However, whereas the legal case for an upstream carbon pricing program under BLM seems fairly strong, the economic case appears noticeably weaker. Because most government coal leases have only one bidder, bid prices for the land might be reduced to account for the greater royalty rate. At the same time, depending on the competitiveness of the coal market, operators on federal land might have to absorb the carbon charge in lower profits. Both cases would result in no change in the coal price (and therefore no internalization of the related climate externalities). The effectiveness of a significant charge upstream also would be weakened because 60 percent of US coal is not produced on federal lands. That said, market demand for non-federal coal would likely rise if a significant carbon charge were implemented on federal coal, partly mitigating any price increases. Further research is needed to determine how much production would potentially shift away from federal lands to private, state, and tribal lands and what the impact would be on coal prices.
Interactions with downstream policies also must be carefully considered. Notably, double-counting must be avoided. Two prominent policies are the Clean Power Plan, noted above, and the Mercury and Air Toxics Standards (MATS) program. The Clean Power Plan would internalize at least part of the climate change externalities from coal, so care must be taken that the combined policies don’t put too high a premium on coal prices. At the same time, a rise in the coal price from a carbon charge might make the goal of the Clean Power Plan easier to attain. As for MATS, reducing mercury emissions could become more expensive, because the cheapest approach to reducing mercury relies on low-sulfur coal, much of which is on federal land.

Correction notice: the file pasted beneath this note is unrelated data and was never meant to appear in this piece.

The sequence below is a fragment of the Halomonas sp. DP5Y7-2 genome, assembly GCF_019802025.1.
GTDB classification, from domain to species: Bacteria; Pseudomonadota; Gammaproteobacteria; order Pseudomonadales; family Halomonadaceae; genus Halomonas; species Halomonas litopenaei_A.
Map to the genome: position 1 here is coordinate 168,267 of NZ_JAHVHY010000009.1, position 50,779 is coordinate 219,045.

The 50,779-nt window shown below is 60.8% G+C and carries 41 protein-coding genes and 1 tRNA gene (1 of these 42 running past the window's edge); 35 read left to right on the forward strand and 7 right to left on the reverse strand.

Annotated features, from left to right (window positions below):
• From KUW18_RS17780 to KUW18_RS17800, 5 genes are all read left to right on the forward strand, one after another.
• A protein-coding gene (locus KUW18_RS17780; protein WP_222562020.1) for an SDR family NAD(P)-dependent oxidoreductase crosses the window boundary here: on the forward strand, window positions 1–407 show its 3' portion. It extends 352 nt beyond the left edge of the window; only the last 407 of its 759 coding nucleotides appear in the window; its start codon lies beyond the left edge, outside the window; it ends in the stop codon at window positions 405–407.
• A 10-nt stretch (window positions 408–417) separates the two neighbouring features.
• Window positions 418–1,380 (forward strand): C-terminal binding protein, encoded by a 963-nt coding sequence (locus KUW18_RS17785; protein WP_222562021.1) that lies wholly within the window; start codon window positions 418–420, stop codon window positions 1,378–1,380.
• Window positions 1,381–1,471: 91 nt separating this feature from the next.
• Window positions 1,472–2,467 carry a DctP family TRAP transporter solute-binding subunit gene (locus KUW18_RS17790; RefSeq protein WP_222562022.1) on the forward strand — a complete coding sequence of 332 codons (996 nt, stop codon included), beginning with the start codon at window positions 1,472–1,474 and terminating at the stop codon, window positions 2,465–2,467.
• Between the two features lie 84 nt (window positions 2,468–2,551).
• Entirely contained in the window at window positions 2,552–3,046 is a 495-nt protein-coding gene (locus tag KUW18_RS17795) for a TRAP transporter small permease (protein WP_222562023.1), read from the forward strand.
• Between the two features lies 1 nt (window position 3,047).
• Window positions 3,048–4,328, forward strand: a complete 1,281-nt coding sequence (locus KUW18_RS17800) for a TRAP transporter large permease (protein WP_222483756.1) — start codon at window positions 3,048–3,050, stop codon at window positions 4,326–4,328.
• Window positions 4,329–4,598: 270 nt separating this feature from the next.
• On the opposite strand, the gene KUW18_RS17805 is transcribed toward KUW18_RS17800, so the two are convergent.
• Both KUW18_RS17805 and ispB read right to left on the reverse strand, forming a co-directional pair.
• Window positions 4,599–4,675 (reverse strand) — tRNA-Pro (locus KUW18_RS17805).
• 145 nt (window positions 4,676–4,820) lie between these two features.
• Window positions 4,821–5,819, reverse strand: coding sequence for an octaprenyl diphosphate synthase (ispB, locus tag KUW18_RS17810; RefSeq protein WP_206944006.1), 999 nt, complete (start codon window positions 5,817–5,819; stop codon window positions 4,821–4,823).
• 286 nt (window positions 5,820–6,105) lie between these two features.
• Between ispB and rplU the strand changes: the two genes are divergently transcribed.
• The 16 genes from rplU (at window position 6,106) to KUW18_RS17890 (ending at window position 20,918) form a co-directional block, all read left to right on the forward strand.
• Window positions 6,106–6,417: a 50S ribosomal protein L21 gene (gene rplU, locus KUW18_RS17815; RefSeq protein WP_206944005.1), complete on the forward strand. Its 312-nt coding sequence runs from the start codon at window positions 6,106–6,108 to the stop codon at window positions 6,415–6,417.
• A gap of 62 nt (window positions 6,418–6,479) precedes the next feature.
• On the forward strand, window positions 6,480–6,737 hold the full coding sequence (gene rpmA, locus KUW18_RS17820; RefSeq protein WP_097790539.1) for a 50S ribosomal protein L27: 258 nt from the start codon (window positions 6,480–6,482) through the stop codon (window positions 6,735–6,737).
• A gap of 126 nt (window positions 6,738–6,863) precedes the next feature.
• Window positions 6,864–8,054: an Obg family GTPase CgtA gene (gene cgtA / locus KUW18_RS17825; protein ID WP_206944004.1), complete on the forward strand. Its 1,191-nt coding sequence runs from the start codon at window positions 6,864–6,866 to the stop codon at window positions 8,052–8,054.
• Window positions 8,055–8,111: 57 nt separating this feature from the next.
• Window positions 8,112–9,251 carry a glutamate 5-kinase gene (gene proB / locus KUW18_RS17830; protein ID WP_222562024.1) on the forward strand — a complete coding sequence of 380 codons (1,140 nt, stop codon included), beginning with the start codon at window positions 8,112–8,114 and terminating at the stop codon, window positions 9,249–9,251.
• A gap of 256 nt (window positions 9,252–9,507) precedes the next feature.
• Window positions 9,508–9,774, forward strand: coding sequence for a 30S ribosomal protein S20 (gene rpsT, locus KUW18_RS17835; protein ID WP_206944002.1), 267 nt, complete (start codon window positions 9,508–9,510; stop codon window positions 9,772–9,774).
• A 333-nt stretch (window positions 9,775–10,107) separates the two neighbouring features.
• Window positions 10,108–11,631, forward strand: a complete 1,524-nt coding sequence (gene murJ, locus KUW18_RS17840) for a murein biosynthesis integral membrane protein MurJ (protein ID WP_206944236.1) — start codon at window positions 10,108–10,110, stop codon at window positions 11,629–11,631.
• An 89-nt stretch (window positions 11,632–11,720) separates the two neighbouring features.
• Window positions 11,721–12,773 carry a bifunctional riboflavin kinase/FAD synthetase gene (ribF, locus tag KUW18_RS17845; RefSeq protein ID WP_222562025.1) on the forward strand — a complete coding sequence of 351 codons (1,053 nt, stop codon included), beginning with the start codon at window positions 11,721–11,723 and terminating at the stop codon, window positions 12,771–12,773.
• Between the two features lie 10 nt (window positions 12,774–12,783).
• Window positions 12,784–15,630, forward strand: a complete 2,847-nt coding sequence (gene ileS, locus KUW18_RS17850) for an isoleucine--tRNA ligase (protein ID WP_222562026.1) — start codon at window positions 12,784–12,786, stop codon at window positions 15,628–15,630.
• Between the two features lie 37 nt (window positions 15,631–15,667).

We did not focus on the appropriate size of the ultimate carbon charge in our research, but a motivating starting point could be the social cost of carbon estimates, mentioned earlier. In this case, and using the midrange of these estimates for 2020 of about $46 per ton of CO2, the carbon charge would be over $90 per ton of coal, far above the current price of federal Powder River Basin coal ($12 per ton). The implication is that without a long transition period (one that could occur somewhat “naturally” if the charge was levied only on newly leased coal, as we believe existing leases cannot be reopened), this approach could be highly disruptive to the coal market, the electricity market, and the economy as a whole.
However, there is another approach that BLM could take—considering and applying the social cost of carbon in its planning processes—that might mitigate some of the judicial scrutiny involved with its mandate for managing multiple uses of the land. A follow-up blog post, coming soon, describes this option in greater detail.